Majority say they’ll pay for climate action, if the plan’s right

"Credible climate policies will have to raise the price of carbon, and the public are concerned about these costs even when they believe the science of climate change and generally want governments to address the issue," researchers say. (Credit: Markus Spiske/Unsplash)

Consumers may finally be willing to pay for efforts to address climate change, a new study finds.

For decades, scientists have urged policymakers to take prompt action to address climate change, but their calls have largely gone unanswered.

One reason governments have been slow to react is because of the cost-participation dilemma. In order to be effective, a climate policy must raise the price of carbon and include most countries in the world, says Michael Bechtel, associate professor of political science at Washington University in St. Louis.

But that’s a challenge because participation is voluntary, and raising energy costs—no matter how necessary—is never popular.

For the new study in Nature Climate Change, researchers asked more than 10,000 people in the United States, United Kingdom, Germany, and France to consider four different methods of funding climate policies:

  • Should the prices start low and gradually increase over time?
  • Should prices start high and decrease over time as progress is made?
  • Should prices start low, increase over time, and then come back down?
  • Or, would consumers prefer a constant-cost plan?

Policymakers and pundits have generally assumed that ramping up climate action and costs over time would be the most attractive approach as it would allow consumers to prepare and adjust their energy usage.

Instead, they found the majority in all four countries preferred a simpler, constant-cost plan—even if average household costs are high.

Policymakers take note: The constant-cost plan also significantly reduced opposition to climate action, as compared with the ramp-up plan.

Understanding the public’s preference for funding climate action is important because these costs would likely be passed on to the consumer, Bechtel says.

“Carbon taxes are meant to change energy-intense production as well as consumption patterns, and they would be paid by businesses and consumers,” Bechtel says.

“An example is a fuel tax that would directly increase the price of gasoline. A second type of a carbon tax is an emissions tax, which would raise the price of industrial activities that emit greenhouse gases. But even with this type of activity, consumers will ultimately incur higher prices because the increased production costs will require raising the price of such emission-intense goods.”

Researchers began by introducing the notion of an international agreement, which would entail certain average costs per month and household. They gave participants the four different options of distributing the costs of implementing the agreement over time and asked them to indicate which cost schedule they would select in a referendum given a certain cost level average—low or high.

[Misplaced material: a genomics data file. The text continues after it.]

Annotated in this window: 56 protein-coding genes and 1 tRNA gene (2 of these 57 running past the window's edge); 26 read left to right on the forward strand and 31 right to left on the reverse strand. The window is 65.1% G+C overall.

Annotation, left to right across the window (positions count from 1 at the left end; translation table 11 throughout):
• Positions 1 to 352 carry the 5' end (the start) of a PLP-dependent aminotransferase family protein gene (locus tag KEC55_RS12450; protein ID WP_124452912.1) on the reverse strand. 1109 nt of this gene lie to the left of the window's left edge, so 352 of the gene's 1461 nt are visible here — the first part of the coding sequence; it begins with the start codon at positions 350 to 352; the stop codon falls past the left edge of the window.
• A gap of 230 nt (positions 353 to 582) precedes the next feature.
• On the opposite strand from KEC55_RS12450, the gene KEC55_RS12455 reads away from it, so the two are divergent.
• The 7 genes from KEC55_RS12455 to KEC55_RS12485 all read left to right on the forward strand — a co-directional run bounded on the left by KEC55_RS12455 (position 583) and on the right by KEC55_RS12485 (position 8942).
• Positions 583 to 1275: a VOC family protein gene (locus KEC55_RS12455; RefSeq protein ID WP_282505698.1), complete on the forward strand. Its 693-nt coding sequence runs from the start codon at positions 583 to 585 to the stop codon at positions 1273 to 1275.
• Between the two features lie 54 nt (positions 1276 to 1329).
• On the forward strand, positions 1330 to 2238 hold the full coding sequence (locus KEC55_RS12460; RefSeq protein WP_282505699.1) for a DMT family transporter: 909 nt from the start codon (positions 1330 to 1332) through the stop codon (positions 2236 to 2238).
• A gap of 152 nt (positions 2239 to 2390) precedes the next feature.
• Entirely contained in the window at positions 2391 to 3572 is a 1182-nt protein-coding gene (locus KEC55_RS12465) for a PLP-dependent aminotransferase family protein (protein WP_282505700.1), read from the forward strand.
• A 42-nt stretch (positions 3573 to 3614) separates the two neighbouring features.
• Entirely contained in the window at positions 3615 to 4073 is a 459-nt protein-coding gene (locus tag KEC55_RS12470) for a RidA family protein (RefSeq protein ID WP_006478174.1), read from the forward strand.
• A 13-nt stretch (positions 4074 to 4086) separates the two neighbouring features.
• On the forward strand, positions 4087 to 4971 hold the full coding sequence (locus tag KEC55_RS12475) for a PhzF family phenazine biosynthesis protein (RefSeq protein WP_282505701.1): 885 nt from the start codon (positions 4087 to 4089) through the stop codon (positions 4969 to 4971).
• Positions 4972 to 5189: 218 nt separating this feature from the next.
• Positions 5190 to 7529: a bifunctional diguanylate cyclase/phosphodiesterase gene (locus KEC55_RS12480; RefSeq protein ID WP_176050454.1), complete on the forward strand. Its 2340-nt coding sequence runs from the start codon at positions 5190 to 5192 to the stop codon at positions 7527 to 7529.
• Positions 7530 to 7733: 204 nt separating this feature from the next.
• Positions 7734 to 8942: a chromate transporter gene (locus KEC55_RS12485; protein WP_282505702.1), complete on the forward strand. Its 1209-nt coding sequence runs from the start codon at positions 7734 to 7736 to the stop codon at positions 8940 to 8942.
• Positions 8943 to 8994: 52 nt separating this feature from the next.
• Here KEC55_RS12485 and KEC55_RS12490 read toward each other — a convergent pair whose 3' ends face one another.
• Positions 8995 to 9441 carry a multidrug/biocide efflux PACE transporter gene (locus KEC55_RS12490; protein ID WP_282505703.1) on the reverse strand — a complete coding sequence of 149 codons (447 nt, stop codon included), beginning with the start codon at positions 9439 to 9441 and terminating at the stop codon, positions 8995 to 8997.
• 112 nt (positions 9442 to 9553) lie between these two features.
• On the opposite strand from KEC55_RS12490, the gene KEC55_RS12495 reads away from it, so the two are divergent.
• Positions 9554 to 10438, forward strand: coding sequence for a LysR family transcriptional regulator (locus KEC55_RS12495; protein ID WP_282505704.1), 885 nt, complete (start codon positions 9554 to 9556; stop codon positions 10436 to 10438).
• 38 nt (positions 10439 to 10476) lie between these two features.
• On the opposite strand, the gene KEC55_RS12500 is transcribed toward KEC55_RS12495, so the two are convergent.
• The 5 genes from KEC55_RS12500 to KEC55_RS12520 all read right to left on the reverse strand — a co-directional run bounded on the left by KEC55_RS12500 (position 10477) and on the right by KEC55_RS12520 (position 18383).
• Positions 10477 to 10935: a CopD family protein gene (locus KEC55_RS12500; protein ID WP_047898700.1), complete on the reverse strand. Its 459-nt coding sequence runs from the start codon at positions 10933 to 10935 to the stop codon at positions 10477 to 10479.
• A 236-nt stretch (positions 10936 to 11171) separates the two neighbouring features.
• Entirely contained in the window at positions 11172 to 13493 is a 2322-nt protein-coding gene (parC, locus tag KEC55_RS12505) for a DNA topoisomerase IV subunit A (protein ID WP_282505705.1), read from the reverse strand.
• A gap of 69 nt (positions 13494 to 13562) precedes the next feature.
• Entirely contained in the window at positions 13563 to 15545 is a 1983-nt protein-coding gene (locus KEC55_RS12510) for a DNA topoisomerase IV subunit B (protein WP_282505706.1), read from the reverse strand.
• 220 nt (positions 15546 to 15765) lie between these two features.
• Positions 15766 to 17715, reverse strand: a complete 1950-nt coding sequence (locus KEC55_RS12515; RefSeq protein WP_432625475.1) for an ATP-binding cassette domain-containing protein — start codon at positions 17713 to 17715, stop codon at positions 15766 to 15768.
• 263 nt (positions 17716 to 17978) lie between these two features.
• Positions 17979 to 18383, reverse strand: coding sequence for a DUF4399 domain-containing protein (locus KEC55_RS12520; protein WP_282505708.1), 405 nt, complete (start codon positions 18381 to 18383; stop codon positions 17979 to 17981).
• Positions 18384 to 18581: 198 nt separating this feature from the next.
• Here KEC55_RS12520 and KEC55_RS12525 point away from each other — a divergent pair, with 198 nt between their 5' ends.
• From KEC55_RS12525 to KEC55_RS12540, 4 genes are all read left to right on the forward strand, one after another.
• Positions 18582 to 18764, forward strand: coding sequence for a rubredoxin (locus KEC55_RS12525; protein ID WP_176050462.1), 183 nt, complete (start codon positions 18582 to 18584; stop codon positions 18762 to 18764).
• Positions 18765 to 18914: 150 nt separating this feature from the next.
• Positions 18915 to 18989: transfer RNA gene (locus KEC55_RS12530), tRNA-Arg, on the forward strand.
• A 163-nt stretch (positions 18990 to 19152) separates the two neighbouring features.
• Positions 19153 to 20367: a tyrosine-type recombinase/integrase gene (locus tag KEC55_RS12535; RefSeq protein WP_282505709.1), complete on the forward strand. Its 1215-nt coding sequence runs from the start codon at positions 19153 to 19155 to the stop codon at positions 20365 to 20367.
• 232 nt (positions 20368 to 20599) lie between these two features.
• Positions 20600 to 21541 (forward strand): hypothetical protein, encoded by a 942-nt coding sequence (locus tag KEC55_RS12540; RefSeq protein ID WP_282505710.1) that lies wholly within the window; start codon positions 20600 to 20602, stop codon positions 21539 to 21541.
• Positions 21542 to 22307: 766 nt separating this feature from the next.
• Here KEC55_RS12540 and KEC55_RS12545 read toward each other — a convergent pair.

Across the four countries, 58% of respondents preferred the constant-cost plan, whereas only 12% preferred an increasing-cost plan.

Those who favored the constant-cost plan stressed the desire to simplify budgeting and plan for the future. It also encouraged people to reduce their energy usage over time. Even when average household costs were substantial—adding up to 2% of GDP—most respondents still preferred the certainty of the constant plan.

In comparison, those who preferred the ramp-up approach said this plan allowed people to gradually adjust to rising costs. Respondents also chose this option in the hope that delayed costs would leave less of a consumer impact because of wage increases, inflation, etc.

Respondents who preferred higher costs up front emphasized the need to make investments now, which they said were essential to tackling climate change.

“Credible climate policies will have to raise the price of carbon, and the public are concerned about these costs even when they believe the science of climate change and generally want governments to address the issue,” the researchers write.

“As policymakers seek to design policies that are transparent and meet meaningful emission reduction goals, our research indicates that constant-cost plans promise more support for climate action relative to ramping-up approaches.

“Moreover, due to the delay in large-scale policy responses to climate change, countries will likely have to pursue more progressive and costly climate action to limit the adverse effects of global warming. The drop in support due to higher costs associated with these more ambitious policy efforts may be at least partially mitigated by selecting a set of attractive design features such as the constant distribution of costs.”

Progress appears challenging, but it is possible. The 2016 Paris Agreement created a global framework to address climate change with countries committing to work together to limit the global average temperature increase to 2°C (3.6°F) or less. But it stopped short of prescribing which policy instruments countries could use to reach the collective goal.

“Countries have agreed that domestic mitigation measures that reduce greenhouse gas emissions are needed,” Bechtel says. “This is the goal of carbon pricing: Incentivizing societies to produce less GHG emissions. There are several policy instruments that promise to get us closer to this goal. A carbon tax is one of these instruments, but countries can also use emission trading systems or emission reduction funds, for example. They could also rely on a combination of these policies.”

Additional coauthors are from Yale University and Stanford University.

Source: Washington University in St. Louis